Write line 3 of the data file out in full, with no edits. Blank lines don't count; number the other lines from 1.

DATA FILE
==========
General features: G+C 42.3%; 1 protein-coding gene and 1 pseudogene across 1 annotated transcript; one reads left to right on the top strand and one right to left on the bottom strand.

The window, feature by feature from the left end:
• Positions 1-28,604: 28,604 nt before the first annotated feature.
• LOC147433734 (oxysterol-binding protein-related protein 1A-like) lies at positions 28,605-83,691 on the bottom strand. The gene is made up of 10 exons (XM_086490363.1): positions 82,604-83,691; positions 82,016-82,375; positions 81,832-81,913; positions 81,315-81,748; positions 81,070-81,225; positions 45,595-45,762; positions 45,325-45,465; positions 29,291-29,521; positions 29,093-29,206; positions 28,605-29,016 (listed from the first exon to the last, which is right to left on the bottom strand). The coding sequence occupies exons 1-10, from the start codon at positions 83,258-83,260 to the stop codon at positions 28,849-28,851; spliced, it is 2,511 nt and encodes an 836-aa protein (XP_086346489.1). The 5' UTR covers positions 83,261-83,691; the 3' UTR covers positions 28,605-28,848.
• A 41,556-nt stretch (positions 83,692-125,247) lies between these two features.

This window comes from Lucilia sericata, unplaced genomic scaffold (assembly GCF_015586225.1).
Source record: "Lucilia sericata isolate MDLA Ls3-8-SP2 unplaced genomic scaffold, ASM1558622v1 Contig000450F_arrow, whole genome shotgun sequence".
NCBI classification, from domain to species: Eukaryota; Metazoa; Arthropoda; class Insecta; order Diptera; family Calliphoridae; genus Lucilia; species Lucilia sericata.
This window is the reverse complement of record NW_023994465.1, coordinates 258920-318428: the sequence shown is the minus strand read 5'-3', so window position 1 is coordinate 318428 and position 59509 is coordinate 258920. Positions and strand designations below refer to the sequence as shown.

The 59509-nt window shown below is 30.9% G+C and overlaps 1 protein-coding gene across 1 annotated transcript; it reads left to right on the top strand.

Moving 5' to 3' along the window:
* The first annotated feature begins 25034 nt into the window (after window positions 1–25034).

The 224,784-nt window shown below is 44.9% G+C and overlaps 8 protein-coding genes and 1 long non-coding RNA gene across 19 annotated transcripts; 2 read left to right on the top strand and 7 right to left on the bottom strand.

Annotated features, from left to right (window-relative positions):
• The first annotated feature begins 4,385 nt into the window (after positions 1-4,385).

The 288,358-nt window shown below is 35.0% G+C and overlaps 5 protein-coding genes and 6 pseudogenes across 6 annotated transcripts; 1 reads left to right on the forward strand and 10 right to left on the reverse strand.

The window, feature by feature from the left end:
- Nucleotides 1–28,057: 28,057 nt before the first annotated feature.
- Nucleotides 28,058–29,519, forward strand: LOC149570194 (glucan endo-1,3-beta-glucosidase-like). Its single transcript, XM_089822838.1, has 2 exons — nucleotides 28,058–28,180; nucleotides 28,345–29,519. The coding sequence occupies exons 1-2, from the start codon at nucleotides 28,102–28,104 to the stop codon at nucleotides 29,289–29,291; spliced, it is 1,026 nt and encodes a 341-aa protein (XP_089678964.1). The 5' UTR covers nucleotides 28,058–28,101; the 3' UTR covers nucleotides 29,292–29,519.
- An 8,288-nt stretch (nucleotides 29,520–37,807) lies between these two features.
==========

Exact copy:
• Positions 1-28,604: 28,604 nt before the first annotated feature.